CO2 is a valuable raw material
Europe produces every year almost 100 million tonnes of waste that is converted into energy by incineration. The incineration of non-recyclable waste is an important part of the current waste disposal system and energy production, but it also produces harmful CO2 emissions.
The incinerated waste also includes vast amounts of carbon, which is a vital and valuable raw material. Nature is extremely efficient in circulating carbon. Following nature’s example, the industry must learn to become considerably more efficient in carbon recycling.
According to our initial analysis, up to 90% of the carbon from waste could be circulated by supplementing the mechanical recycling of plastic with waste incineration technology, which captures the CO2 emissions and utilizes them in the production of new materials.
CO2 should therefore be considered as a valuable raw material. Simultaneously, we can reduce the dependence on fossil feedstock and improve self-sufficiency in Europe.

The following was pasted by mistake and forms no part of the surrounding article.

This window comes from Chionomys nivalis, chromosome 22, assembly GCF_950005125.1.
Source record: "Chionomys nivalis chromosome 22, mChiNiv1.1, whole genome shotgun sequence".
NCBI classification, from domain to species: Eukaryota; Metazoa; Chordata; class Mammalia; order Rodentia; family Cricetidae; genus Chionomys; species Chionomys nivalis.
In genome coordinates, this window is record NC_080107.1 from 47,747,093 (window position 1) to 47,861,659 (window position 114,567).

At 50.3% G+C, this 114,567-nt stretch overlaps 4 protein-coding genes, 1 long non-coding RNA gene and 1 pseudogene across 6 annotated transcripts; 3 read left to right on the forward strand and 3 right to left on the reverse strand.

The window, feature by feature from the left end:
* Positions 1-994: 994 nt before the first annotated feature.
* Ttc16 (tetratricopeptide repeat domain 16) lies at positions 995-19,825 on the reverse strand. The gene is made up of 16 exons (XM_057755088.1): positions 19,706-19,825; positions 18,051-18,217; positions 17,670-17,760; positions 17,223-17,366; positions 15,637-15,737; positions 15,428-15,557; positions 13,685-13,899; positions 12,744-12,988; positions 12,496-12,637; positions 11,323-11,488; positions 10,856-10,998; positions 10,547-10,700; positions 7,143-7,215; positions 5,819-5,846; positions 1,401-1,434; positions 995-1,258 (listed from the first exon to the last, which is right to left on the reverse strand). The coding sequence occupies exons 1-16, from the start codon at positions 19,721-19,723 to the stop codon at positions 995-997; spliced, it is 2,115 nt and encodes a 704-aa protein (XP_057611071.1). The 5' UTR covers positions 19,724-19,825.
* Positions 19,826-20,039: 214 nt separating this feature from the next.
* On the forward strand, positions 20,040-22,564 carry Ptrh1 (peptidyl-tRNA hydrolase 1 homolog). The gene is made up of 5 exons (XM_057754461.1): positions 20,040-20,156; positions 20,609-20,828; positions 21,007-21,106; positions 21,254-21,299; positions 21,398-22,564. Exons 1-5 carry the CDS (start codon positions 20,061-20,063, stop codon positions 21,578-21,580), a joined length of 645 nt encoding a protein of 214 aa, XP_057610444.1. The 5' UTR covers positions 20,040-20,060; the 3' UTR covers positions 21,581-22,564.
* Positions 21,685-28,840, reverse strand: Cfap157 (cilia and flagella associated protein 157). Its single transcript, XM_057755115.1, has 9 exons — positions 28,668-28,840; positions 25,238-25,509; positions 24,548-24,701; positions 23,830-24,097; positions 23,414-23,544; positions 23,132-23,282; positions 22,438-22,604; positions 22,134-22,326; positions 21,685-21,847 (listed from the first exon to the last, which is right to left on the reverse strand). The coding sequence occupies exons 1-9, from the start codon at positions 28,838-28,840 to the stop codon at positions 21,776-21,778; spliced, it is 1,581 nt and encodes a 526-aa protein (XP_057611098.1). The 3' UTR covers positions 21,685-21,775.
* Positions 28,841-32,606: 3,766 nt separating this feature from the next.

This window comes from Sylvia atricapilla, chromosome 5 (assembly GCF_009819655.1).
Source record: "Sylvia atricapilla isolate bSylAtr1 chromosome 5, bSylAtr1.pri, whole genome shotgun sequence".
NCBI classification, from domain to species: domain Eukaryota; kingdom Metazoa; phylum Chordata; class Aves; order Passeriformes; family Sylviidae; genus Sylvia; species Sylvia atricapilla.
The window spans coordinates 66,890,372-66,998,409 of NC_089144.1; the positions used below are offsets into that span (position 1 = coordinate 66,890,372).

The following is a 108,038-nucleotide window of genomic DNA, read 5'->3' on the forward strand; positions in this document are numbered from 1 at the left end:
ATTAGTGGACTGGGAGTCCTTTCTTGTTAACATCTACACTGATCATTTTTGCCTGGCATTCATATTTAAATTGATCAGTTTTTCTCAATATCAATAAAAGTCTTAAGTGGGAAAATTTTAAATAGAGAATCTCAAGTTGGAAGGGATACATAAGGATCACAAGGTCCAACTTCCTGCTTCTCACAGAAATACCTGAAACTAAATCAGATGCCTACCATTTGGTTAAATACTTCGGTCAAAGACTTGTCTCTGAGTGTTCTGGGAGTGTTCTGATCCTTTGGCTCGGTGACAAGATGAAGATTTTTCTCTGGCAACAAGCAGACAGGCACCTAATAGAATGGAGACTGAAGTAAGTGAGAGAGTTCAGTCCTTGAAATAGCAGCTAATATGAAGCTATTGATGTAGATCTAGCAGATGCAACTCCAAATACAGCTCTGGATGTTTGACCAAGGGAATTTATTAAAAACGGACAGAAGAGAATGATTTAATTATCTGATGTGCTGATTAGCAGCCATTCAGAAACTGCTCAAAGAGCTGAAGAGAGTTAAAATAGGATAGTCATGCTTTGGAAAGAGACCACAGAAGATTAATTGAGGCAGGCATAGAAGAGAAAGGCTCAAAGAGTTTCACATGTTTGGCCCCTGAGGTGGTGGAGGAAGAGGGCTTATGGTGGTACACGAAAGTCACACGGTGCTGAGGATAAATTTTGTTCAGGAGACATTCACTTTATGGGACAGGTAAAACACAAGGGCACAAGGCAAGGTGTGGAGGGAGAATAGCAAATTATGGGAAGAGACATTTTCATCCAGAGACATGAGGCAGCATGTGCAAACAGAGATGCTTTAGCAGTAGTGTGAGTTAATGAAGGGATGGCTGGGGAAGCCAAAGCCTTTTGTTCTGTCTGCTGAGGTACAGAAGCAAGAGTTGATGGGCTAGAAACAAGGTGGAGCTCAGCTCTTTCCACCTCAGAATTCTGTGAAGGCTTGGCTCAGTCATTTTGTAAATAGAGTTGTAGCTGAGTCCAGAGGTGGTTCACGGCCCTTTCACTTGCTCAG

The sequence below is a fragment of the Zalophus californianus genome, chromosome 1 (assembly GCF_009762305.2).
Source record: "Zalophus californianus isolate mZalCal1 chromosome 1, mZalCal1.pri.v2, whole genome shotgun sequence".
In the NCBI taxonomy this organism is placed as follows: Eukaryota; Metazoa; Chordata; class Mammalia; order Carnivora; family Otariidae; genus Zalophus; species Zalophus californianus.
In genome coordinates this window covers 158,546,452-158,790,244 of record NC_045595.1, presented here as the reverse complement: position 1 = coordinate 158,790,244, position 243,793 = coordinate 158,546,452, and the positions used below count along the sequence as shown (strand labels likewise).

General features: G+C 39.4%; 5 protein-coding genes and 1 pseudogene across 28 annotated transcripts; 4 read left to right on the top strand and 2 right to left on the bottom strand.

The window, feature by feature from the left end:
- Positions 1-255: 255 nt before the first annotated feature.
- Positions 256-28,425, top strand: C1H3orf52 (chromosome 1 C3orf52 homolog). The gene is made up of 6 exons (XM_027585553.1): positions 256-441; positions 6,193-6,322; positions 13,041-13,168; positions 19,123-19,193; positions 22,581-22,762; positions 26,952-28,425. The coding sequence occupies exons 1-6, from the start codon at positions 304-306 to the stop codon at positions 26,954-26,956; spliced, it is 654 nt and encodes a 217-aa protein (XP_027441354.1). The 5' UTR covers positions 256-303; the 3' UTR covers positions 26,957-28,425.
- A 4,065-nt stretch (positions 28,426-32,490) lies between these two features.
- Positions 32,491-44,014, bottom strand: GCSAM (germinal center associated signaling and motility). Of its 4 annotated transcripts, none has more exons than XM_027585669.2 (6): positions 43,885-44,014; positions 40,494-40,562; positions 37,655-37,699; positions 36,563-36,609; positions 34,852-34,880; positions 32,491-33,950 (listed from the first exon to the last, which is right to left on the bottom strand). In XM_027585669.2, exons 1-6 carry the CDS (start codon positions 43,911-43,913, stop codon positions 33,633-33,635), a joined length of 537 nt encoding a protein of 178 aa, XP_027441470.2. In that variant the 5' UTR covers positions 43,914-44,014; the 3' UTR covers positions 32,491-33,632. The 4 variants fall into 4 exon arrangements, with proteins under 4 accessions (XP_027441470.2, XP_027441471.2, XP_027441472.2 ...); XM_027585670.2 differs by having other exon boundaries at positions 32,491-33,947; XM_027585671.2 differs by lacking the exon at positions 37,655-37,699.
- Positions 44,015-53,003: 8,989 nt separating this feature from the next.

Replacing fossil-based plastic
Plastic is everywhere. And will be even more so in the future. According to research, the global demand for plastics is expected to grow threefold by 2050, and there are still very few worthy alternatives to plastic in many industries such as pharmaceutical and food industry.
Today, 90% of plastics is produced from fossil feedstock such as oil. To combat climate change, reducing the use of virgin fossil feedstock is of vital importance.
In the spring of 2022, we launched a pilot project called Carbon2x at our waste incineration plant in Riihimäki. Our objective is to capture the plant’s CO2 emissions and utilize them as raw materials in the production of new high-quality materials such as CO2-based plastics. With the Carbon2x concept, the climate impact of waste incineration would significantly reduce, and contribute to improve the recycling rate of plastic packaging compared to the current level by 2030.
Availability and cost of energy have understandably been top concerns since the war in Ukraine sparked an energy crisis in Europe and globally. However, in the long perspective, I believe the green transition will gain speed from the crisis and there will be plenty of clean energy available in the future. In addition to getting rid of fossil-based energy, we should focus on finding solutions to the looming shortage of sustainable raw materials. This requires moving to the next level of circular economy.
Learn more about the Carbon2x concept here.